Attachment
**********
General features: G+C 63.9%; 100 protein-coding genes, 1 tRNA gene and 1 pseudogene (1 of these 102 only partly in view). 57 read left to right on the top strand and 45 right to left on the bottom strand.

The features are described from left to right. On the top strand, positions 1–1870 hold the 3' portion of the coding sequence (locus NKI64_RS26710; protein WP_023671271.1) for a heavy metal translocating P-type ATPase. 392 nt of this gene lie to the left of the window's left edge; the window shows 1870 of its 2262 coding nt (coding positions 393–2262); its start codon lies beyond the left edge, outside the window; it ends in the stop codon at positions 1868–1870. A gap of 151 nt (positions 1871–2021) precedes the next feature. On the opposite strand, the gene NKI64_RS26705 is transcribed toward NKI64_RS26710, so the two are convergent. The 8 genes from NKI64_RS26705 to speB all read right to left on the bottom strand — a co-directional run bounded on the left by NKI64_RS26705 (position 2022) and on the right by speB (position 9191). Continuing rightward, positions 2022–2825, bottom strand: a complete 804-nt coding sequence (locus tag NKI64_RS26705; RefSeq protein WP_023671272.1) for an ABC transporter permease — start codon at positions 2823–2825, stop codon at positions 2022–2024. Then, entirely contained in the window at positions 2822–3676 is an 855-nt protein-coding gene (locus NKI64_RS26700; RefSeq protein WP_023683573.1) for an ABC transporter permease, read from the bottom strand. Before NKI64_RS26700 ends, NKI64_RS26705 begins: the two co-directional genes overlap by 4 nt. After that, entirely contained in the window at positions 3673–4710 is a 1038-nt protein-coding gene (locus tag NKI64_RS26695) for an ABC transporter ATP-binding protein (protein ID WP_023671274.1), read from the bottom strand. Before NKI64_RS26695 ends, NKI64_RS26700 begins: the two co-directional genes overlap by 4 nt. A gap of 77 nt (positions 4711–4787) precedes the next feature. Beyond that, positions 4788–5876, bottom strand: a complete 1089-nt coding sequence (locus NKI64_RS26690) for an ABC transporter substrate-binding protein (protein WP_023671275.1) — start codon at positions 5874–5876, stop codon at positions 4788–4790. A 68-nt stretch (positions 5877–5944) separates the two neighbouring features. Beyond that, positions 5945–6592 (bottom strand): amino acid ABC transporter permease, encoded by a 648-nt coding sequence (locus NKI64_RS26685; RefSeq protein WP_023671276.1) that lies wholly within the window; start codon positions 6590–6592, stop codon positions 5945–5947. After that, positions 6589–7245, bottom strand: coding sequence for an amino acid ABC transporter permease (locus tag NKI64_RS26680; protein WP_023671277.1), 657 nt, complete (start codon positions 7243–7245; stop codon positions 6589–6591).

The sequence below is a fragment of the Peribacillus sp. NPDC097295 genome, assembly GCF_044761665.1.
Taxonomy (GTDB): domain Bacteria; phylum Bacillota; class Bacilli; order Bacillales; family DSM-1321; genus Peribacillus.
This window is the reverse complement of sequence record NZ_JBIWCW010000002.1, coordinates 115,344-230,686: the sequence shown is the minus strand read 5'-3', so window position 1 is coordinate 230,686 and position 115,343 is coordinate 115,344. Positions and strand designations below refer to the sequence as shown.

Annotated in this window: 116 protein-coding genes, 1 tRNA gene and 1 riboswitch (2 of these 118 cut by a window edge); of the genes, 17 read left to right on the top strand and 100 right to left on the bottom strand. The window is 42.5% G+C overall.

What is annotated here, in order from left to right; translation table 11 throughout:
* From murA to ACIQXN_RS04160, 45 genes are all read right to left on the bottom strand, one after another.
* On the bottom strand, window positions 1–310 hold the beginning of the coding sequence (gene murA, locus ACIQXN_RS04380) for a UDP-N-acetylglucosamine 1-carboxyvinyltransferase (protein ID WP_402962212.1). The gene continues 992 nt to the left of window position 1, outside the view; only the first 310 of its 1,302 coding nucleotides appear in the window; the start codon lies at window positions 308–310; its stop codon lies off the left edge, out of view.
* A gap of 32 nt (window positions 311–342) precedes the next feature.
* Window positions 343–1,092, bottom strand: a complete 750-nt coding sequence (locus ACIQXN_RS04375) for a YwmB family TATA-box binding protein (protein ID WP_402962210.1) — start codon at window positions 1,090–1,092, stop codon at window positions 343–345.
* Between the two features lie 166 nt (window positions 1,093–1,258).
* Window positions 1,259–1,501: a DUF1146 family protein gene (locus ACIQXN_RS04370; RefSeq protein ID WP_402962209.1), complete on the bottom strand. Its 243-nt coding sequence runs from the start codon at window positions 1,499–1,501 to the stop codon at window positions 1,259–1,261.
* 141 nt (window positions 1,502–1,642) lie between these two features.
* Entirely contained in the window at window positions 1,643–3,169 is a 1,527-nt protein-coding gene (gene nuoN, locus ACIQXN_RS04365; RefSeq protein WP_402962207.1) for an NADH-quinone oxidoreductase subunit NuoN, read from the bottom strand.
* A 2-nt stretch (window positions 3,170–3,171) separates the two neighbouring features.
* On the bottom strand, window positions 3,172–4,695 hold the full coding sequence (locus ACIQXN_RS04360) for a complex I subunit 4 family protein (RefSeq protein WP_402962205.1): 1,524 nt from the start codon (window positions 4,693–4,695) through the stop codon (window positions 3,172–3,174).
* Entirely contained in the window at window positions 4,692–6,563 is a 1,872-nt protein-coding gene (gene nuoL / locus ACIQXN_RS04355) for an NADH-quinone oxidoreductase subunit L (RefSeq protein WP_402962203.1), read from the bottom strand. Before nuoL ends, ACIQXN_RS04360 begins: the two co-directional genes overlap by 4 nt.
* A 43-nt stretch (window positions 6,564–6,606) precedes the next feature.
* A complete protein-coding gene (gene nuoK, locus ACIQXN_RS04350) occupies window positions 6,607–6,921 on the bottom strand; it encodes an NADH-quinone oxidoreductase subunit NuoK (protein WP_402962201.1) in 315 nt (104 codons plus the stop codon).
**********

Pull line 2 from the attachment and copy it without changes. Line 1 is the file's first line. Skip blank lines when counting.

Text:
The features are described from left to right. On the top strand, positions 1–1870 hold the 3' portion of the coding sequence (locus NKI64_RS26710; protein WP_023671271.1) for a heavy metal translocating P-type ATPase. 392 nt of this gene lie to the left of the window's left edge; the window shows 1870 of its 2262 coding nt (coding positions 393–2262); its start codon lies beyond the left edge, outside the window; it ends in the stop codon at positions 1868–1870. A gap of 151 nt (positions 1871–2021) precedes the next feature. On the opposite strand, the gene NKI64_RS26705 is transcribed toward NKI64_RS26710, so the two are convergent. The 8 genes from NKI64_RS26705 to speB all read right to left on the bottom strand — a co-directional run bounded on the left by NKI64_RS26705 (position 2022) and on the right by speB (position 9191). Continuing rightward, positions 2022–2825, bottom strand: a complete 804-nt coding sequence (locus tag NKI64_RS26705; RefSeq protein WP_023671272.1) for an ABC transporter permease — start codon at positions 2823–2825, stop codon at positions 2022–2024. Then, entirely contained in the window at positions 2822–3676 is an 855-nt protein-coding gene (locus NKI64_RS26700; RefSeq protein WP_023683573.1) for an ABC transporter permease, read from the bottom strand. Before NKI64_RS26700 ends, NKI64_RS26705 begins: the two co-directional genes overlap by 4 nt. After that, entirely contained in the window at positions 3673–4710 is a 1038-nt protein-coding gene (locus tag NKI64_RS26695) for an ABC transporter ATP-binding protein (protein ID WP_023671274.1), read from the bottom strand. Before NKI64_RS26695 ends, NKI64_RS26700 begins: the two co-directional genes overlap by 4 nt. A gap of 77 nt (positions 4711–4787) precedes the next feature. Beyond that, positions 4788–5876, bottom strand: a complete 1089-nt coding sequence (locus NKI64_RS26690) for an ABC transporter substrate-binding protein (protein WP_023671275.1) — start codon at positions 5874–5876, stop codon at positions 4788–4790. A 68-nt stretch (positions 5877–5944) separates the two neighbouring features. Beyond that, positions 5945–6592 (bottom strand): amino acid ABC transporter permease, encoded by a 648-nt coding sequence (locus NKI64_RS26685; RefSeq protein WP_023671276.1) that lies wholly within the window; start codon positions 6590–6592, stop codon positions 5945–5947. After that, positions 6589–7245, bottom strand: coding sequence for an amino acid ABC transporter permease (locus tag NKI64_RS26680; protein WP_023671277.1), 657 nt, complete (start codon positions 7243–7245; stop codon positions 6589–6591).